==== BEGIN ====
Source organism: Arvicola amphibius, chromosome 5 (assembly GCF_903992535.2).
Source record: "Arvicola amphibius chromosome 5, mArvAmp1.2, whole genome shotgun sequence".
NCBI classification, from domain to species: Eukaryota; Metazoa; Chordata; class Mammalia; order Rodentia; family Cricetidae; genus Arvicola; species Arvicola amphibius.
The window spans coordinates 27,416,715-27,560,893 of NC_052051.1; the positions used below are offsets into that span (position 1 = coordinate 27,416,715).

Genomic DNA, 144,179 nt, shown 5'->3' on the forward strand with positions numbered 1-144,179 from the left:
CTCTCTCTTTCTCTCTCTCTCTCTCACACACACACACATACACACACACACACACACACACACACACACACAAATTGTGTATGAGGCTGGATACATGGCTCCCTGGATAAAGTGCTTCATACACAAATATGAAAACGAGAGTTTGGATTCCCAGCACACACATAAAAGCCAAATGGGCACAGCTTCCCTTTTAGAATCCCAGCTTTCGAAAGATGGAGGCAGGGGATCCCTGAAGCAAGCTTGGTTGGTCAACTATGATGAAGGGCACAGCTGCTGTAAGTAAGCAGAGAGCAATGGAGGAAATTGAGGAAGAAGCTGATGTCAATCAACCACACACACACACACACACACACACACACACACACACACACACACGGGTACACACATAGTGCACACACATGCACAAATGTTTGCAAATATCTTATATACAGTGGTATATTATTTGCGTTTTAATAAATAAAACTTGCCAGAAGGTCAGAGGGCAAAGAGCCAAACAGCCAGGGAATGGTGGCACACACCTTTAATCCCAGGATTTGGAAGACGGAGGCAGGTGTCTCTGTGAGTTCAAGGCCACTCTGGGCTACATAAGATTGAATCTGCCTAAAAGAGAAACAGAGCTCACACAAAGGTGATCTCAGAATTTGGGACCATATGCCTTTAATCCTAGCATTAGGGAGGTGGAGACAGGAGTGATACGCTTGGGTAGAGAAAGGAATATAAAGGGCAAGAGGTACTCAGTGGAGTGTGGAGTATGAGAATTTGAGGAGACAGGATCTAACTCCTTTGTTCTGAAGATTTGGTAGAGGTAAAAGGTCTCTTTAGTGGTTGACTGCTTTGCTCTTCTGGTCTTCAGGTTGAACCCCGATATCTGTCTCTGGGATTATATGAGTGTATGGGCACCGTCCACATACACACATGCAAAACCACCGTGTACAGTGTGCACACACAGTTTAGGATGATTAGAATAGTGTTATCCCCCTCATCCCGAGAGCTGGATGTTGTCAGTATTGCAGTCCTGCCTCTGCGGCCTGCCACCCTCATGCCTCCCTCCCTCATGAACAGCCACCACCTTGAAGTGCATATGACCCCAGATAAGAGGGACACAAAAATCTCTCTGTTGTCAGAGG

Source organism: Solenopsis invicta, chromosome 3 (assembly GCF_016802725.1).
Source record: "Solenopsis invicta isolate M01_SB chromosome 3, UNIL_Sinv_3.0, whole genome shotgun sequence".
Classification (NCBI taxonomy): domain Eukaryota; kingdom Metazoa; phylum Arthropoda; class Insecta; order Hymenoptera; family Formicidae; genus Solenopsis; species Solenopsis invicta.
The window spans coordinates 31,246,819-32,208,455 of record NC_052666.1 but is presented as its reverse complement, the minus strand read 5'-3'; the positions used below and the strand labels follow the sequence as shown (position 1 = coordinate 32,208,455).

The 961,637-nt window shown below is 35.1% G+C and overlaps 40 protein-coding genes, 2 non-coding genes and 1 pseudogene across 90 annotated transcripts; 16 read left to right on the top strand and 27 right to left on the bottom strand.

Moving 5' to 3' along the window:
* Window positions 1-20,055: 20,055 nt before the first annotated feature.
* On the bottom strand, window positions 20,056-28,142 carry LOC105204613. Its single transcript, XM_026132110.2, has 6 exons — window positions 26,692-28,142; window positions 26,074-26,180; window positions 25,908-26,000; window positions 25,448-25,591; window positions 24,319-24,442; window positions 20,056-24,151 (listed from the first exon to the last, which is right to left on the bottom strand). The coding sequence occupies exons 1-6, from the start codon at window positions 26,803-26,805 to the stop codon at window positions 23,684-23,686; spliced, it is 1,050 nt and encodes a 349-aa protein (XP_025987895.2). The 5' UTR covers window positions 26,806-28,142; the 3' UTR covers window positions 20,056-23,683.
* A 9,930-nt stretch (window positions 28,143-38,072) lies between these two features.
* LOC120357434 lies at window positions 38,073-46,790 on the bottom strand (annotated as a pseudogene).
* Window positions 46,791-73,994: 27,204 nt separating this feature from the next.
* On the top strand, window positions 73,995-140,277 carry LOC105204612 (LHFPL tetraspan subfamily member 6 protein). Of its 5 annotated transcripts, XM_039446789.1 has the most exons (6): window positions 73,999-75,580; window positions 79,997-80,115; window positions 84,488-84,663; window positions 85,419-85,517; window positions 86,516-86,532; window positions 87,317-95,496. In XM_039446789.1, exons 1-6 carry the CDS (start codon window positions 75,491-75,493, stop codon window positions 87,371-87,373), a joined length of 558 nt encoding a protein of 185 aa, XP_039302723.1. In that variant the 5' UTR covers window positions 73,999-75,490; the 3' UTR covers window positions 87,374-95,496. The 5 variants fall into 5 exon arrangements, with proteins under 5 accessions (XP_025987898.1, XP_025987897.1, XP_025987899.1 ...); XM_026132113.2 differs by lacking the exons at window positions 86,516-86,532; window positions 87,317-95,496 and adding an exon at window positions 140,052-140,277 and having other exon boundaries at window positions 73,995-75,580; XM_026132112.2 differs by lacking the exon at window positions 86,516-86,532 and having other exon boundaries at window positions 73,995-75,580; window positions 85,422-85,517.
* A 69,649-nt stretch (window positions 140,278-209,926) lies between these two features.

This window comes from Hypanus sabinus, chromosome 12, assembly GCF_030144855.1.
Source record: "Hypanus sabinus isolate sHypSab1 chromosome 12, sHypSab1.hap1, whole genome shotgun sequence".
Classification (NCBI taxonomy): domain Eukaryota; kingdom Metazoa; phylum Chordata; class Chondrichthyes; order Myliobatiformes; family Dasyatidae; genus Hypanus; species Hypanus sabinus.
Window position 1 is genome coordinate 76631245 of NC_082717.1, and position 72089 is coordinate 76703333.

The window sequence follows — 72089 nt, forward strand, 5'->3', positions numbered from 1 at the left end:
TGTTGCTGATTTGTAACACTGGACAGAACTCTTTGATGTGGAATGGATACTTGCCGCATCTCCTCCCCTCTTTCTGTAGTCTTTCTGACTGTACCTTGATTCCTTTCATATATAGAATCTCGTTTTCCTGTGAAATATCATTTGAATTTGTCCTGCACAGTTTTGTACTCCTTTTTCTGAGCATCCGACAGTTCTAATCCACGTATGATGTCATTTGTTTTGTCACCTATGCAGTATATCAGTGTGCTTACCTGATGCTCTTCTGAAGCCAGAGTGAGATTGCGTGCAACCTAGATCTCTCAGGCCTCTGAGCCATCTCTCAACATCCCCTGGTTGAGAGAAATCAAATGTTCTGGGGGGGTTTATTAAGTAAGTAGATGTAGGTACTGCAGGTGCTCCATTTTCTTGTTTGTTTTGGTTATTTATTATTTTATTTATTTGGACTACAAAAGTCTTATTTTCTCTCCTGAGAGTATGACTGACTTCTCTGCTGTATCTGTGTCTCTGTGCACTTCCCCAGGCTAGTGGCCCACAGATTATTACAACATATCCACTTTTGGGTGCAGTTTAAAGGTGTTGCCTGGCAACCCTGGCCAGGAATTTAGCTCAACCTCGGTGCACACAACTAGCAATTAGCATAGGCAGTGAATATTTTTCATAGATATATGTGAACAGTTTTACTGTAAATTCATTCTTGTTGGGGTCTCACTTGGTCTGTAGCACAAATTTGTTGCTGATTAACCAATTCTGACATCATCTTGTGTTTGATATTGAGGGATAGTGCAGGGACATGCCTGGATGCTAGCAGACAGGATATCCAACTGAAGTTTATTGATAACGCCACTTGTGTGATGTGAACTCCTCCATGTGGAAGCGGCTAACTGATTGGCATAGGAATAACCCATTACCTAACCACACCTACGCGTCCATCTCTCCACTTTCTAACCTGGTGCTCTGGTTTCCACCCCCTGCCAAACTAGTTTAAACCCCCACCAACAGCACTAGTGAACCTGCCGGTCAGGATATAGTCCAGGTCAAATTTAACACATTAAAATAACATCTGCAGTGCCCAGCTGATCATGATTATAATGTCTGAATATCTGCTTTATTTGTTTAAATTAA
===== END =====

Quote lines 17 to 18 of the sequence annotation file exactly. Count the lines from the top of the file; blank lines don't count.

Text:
* Window positions 46,791-73,994: 27,204 nt separating this feature from the next.
* On the top strand, window positions 73,995-140,277 carry LOC105204612 (LHFPL tetraspan subfamily member 6 protein). Of its 5 annotated transcripts, XM_039446789.1 has the most exons (6): window positions 73,999-75,580; window positions 79,997-80,115; window positions 84,488-84,663; window positions 85,419-85,517; window positions 86,516-86,532; window positions 87,317-95,496. In XM_039446789.1, exons 1-6 carry the CDS (start codon window positions 75,491-75,493, stop codon window positions 87,371-87,373), a joined length of 558 nt encoding a protein of 185 aa, XP_039302723.1. In that variant the 5' UTR covers window positions 73,999-75,490; the 3' UTR covers window positions 87,374-95,496. The 5 variants fall into 5 exon arrangements, with proteins under 5 accessions (XP_025987898.1, XP_025987897.1, XP_025987899.1 ...); XM_026132113.2 differs by lacking the exons at window positions 86,516-86,532; window positions 87,317-95,496 and adding an exon at window positions 140,052-140,277 and having other exon boundaries at window positions 73,995-75,580; XM_026132112.2 differs by lacking the exon at window positions 86,516-86,532 and having other exon boundaries at window positions 73,995-75,580; window positions 85,422-85,517.